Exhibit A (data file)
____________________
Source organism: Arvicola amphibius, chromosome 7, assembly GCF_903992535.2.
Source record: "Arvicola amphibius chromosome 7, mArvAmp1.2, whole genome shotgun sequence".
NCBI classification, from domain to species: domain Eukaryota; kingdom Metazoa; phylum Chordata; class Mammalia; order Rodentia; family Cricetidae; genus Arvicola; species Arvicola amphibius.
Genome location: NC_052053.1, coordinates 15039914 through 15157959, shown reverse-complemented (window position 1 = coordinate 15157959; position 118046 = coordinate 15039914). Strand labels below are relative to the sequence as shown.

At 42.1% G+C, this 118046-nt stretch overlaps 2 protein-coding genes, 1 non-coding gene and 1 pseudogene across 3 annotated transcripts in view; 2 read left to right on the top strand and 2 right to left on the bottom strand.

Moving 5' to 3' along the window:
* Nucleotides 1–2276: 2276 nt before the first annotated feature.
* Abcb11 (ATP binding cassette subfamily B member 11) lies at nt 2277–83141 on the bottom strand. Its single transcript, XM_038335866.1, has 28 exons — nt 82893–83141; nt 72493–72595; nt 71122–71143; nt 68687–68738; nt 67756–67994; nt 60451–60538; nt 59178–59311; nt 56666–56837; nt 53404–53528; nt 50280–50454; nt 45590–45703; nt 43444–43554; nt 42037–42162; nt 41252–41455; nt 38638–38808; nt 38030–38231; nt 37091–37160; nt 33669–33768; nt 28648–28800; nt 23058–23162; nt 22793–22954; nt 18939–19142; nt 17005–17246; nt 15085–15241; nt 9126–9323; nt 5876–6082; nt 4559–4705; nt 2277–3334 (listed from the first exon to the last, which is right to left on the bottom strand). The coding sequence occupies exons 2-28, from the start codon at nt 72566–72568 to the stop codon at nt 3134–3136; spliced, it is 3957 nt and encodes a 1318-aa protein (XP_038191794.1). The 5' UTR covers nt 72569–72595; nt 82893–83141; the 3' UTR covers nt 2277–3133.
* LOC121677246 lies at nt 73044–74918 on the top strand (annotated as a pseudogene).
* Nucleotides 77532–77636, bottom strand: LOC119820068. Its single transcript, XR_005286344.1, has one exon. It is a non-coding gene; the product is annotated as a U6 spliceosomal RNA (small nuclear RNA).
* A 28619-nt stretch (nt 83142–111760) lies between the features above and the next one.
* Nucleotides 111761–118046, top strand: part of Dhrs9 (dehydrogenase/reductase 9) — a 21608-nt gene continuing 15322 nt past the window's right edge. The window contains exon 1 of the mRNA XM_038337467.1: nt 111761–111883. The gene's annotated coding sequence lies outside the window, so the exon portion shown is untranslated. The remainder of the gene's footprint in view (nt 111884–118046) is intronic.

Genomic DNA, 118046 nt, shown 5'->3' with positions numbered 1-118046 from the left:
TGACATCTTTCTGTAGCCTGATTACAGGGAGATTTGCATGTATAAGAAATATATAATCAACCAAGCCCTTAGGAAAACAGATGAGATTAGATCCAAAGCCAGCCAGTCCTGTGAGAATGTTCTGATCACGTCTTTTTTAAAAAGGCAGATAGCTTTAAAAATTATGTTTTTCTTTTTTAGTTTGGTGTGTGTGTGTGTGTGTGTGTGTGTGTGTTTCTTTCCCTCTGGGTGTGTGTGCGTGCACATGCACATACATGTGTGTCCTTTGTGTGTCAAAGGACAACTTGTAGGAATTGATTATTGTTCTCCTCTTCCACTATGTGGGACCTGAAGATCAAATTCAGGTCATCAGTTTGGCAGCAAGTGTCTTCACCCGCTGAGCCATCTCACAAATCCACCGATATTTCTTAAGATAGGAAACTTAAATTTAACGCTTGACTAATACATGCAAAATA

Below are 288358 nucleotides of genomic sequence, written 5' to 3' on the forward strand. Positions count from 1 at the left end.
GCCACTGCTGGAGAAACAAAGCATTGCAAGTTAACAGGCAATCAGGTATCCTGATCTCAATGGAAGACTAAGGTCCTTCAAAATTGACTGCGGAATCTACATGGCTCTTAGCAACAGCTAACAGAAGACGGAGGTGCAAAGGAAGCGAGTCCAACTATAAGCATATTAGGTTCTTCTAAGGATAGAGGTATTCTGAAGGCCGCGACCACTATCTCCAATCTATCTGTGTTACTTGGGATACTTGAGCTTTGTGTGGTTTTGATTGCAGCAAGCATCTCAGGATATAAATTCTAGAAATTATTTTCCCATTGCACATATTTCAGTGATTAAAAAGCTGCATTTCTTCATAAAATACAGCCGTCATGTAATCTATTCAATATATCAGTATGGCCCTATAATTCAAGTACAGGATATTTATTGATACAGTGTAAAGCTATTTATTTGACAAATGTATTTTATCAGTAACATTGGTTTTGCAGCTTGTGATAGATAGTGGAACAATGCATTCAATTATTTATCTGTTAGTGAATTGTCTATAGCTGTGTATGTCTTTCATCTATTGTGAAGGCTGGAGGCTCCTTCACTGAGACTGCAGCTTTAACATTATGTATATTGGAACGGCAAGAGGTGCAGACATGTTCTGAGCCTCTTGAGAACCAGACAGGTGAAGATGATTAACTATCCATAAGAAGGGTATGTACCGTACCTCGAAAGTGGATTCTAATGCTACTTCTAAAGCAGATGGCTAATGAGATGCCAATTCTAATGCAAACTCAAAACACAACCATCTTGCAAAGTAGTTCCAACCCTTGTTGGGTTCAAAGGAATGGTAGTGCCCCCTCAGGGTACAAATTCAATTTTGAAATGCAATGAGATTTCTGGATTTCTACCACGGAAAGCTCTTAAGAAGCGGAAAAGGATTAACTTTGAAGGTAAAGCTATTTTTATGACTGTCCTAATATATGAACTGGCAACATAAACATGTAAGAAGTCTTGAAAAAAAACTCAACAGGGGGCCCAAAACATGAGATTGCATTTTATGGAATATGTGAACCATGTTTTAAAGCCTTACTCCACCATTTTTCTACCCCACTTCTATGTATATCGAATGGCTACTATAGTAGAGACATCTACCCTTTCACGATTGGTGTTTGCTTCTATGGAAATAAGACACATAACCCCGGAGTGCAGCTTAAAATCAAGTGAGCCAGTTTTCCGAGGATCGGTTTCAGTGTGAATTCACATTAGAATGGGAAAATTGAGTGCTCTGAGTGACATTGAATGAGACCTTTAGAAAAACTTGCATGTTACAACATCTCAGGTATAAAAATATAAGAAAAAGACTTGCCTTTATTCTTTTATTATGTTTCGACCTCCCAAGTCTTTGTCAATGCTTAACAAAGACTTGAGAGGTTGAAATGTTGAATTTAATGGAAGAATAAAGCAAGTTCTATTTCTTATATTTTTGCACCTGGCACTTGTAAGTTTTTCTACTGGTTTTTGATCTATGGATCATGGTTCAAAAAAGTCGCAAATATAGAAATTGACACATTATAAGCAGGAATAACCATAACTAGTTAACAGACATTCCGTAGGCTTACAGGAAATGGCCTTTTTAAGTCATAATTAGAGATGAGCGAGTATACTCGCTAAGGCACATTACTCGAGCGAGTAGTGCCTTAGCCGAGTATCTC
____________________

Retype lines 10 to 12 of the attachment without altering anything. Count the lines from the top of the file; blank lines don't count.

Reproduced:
* Nucleotides 77532–77636, bottom strand: LOC119820068. Its single transcript, XR_005286344.1, has one exon. It is a non-coding gene; the product is annotated as a U6 spliceosomal RNA (small nuclear RNA).
* A 28619-nt stretch (nt 83142–111760) lies between the features above and the next one.
* Nucleotides 111761–118046, top strand: part of Dhrs9 (dehydrogenase/reductase 9) — a 21608-nt gene continuing 15322 nt past the window's right edge. The window contains exon 1 of the mRNA XM_038337467.1: nt 111761–111883. The gene's annotated coding sequence lies outside the window, so the exon portion shown is untranslated. The remainder of the gene's footprint in view (nt 111884–118046) is intronic.